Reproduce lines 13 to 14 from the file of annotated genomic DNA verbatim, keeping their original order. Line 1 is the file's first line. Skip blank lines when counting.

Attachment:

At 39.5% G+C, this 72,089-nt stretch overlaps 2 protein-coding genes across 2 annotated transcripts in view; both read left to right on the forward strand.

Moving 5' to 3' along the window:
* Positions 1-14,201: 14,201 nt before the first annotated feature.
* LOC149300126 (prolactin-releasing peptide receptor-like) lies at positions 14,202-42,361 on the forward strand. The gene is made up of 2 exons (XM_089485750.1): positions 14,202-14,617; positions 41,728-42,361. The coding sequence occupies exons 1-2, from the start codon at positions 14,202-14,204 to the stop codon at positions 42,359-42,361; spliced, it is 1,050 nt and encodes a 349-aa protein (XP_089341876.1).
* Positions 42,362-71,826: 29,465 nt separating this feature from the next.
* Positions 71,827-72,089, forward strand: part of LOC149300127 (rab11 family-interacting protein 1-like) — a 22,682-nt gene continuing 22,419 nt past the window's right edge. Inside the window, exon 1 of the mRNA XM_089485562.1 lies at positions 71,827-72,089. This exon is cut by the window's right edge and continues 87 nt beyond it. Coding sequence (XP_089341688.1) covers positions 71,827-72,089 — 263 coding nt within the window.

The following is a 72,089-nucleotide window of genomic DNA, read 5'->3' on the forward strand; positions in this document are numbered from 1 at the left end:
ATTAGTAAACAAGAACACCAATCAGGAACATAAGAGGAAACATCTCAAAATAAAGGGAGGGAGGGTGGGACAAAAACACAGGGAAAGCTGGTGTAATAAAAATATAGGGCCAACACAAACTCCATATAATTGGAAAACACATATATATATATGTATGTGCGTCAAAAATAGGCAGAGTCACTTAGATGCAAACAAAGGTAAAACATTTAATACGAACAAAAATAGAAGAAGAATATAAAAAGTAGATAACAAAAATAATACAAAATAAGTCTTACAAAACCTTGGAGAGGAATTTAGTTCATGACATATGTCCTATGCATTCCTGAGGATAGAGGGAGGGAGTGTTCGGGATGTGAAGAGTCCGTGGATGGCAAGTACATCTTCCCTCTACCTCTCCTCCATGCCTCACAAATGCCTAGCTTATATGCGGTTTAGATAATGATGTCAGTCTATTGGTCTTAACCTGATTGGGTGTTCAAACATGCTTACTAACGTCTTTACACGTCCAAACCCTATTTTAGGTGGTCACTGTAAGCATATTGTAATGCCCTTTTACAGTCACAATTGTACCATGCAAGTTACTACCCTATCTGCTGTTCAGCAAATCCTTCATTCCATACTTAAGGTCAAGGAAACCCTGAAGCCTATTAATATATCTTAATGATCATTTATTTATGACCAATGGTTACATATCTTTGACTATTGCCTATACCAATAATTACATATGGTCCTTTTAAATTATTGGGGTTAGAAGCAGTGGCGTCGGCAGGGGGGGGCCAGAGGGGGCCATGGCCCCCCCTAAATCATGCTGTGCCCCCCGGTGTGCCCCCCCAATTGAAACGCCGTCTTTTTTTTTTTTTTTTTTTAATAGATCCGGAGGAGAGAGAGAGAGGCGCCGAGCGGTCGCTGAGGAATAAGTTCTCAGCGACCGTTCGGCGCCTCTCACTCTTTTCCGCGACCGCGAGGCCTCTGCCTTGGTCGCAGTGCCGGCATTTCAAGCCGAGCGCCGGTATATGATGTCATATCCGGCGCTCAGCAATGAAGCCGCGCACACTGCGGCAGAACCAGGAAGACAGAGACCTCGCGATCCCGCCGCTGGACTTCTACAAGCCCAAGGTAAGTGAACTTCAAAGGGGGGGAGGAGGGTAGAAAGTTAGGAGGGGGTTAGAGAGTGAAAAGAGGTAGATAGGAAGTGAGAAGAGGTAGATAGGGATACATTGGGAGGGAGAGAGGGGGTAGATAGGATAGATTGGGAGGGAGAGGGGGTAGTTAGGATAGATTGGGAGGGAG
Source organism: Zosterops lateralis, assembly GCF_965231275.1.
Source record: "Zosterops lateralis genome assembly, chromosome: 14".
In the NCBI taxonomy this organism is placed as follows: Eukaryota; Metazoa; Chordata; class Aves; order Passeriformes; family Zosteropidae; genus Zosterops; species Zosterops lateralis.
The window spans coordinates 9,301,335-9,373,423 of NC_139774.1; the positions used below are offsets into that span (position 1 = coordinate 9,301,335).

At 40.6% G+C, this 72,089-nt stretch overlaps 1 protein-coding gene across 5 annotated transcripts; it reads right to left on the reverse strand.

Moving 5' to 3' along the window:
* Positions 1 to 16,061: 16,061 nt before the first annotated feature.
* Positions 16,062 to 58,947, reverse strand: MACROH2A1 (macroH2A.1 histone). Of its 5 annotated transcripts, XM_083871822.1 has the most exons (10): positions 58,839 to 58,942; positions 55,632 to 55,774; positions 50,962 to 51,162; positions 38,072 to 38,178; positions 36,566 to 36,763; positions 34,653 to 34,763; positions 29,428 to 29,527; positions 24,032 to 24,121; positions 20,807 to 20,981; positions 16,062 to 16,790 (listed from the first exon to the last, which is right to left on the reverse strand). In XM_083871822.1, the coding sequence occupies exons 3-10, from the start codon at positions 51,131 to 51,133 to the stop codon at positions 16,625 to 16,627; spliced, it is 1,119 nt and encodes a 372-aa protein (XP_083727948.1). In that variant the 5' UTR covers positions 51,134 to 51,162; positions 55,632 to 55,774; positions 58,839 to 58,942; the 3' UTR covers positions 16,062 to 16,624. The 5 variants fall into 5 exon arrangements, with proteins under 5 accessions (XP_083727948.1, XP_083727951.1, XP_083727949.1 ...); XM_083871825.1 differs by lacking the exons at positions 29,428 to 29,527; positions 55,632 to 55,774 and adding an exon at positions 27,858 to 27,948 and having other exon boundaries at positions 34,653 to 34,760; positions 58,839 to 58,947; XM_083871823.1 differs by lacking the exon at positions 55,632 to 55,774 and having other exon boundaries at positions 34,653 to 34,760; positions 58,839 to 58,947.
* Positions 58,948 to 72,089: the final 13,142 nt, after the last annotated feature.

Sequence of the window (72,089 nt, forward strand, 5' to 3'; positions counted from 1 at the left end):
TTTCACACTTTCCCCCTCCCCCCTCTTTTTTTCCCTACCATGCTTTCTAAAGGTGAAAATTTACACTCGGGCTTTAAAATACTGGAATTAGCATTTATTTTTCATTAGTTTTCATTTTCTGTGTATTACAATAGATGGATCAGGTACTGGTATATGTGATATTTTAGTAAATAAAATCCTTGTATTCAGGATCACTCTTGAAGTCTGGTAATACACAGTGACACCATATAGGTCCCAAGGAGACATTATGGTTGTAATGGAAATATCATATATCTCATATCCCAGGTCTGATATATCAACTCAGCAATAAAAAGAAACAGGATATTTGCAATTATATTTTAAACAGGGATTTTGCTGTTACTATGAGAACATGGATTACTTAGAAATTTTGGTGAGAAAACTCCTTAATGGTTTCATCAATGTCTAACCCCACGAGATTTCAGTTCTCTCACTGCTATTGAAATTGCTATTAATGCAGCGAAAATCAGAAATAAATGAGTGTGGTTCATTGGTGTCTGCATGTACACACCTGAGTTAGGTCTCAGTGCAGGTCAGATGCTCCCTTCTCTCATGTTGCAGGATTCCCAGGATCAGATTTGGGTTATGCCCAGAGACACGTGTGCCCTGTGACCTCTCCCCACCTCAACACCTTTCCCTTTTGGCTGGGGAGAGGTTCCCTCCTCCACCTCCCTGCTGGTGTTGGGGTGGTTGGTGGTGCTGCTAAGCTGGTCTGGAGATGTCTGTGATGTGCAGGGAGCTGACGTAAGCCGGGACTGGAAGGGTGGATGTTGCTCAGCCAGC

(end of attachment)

At 40.6% G+C, this 72,089-nt stretch overlaps 1 protein-coding gene across 5 annotated transcripts; it reads right to left on the reverse strand.

Moving 5' to 3' along the window: